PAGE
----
Do I need a license in California to manage a rental house for a friend? He wants to compensate me for my time since he is out of state, but will make all financial and maintenance decisions. I will just be the local contact/management for repair requests from the tenant, and manage service people my friend contracts with. I will pick up the rent and deposit it into his account. He will run the credit check and make the approval. Basically, I will be a facilitator, not the decision maker. He just wants someone local since he is far away and not very reachable.
In reference to Property Management requirements in California
A California property manager or management company must have a real estate broker's license.
Key components of property management are considered a real estate activity under existing California real estate licensing laws. A broker's license is required for any person or company that, for compensation, leases or rents or offers to lease or rent, or places for rent, or solicits listings of places for rent, or solicits for prospective tenants, or negotiates the sale, purchase or exchanges of leases on real property, or collects rents from real property, or improvements thereon. A salesperson working under a broker may engage in such activities.
There are some exceptions to the requirement that a California property manager have a broker's license.
Certain exemptions apply. For example, certain functions can be fulfilled by an employee of a property management firm retained to manage a residential apartment building or complex, if that person is under the supervision and control of a broker who is also employed by that firm.
For more information about these and other California property management requirements and exceptions, please contact the California Department of Real Estate.
Disclaimer:Attorney and Fraud Examiner.One of few that are Certified Fraud Examiners (CFE)*. The information contained in this website is provided for informational purposes only, and should not be construed as a legal advice on any subject. No recipients of content from this site,clients or otherwise,should act or refrain from acting on the basis of any content included in the site without seeking the appropriate legal or other professional advice on the particular facts and circumstances at issue from an attorney licensed in the recipient's state. The content of this website contains general information and may not reflect current legal developments, verdicts or settlements. The Karamanlis Powers Law Offices expressly disclaims all liability in respect to actions taken or not taken based on any or all of the contents of this website, weblogs, twitter, facebook, google+. *the certification is not a specialty recognized by the California State Bar.
The short answer is yes. You have to be a licensed real estate agent in California.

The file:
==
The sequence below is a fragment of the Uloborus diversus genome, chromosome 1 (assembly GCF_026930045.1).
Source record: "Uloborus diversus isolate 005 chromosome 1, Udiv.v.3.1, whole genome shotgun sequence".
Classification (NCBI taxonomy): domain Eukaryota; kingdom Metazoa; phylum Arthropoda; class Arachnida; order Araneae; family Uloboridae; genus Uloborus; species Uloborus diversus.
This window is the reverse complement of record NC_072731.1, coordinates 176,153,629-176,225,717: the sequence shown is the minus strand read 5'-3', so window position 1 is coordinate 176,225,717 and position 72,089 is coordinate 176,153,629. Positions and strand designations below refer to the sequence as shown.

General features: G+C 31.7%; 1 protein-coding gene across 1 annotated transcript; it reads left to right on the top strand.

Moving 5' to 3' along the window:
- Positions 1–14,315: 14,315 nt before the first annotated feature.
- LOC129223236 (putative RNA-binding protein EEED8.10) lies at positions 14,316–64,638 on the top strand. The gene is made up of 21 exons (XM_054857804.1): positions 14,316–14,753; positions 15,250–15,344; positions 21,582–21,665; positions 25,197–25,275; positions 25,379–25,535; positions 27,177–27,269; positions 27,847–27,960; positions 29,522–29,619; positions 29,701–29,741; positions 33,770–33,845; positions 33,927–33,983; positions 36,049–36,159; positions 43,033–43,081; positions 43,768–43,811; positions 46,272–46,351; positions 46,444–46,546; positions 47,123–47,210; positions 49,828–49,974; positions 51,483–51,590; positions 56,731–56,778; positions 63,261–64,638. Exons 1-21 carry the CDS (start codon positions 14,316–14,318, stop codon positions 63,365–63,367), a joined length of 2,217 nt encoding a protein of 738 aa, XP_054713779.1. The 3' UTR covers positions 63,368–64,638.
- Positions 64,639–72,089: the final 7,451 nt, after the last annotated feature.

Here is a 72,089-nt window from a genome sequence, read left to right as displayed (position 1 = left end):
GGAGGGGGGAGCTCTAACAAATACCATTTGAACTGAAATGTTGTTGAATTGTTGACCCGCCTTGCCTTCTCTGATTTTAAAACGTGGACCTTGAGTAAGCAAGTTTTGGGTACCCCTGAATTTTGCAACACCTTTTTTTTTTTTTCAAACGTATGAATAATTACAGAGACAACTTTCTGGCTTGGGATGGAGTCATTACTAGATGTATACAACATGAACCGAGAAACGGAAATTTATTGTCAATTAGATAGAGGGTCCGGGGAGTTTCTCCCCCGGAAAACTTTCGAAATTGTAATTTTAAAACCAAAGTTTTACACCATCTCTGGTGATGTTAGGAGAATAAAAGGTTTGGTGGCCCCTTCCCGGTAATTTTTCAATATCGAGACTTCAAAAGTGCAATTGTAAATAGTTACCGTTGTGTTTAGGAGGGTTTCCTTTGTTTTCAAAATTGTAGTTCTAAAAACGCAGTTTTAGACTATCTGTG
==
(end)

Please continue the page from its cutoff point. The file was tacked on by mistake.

This response neither constitutes legal advice nor establishes an attorney-client relationship. Inquirers must seek the advice of their own legal counsel prior to undertaking any course of action related to his or her inquiry.
One does have to be a licensed real estate broker to be a "property manager." One does NOT have to be a licensed real estate broker to be a "property supervisor." Property managers, generally, find tenants, negotiate leases, and collect rent. You'd have to be a licensed broker to do that stuff. Being the contact person for repairs and the like does not require being a broker.
This is all very general, you should contact a local attorney to discuss the specifics and advise you on how to avoid falling on the wrong side of the law.
ATTORNEY ADVERTISEMENT. Of course, without having heard the whole story and reviewed the relevant documents, I can't give you advice, just my general opinion. If you're serious, you should contact a local attorney, rather than relying on any opining on the Internet. Jason L. Eliaser is licensed to practice law in California (State Bar number 248394.) This is a communication concerning my availability for professional employment within the meaning of California Rule of Professional Conduct 1-400(A). Viewing of this post does not constitute the provision of legal advice and no attorney-client relationship is formed by viewing or responding to this post.
Our Rating is calculated using information the lawyer has included on their profile in addition to the information we collect from state bar associations and other organizations that license legal professionals. Attorneys who claim their profiles and provide Avvo with more information tend to have a higher rating than those who do not.What determines Avvo Rating?Experience & background
Years licensed, work experience, educationLegal community recognition
Peer endorsements, associations, awardsLegal thought leadership
Publications, speaking engagementsDiscipline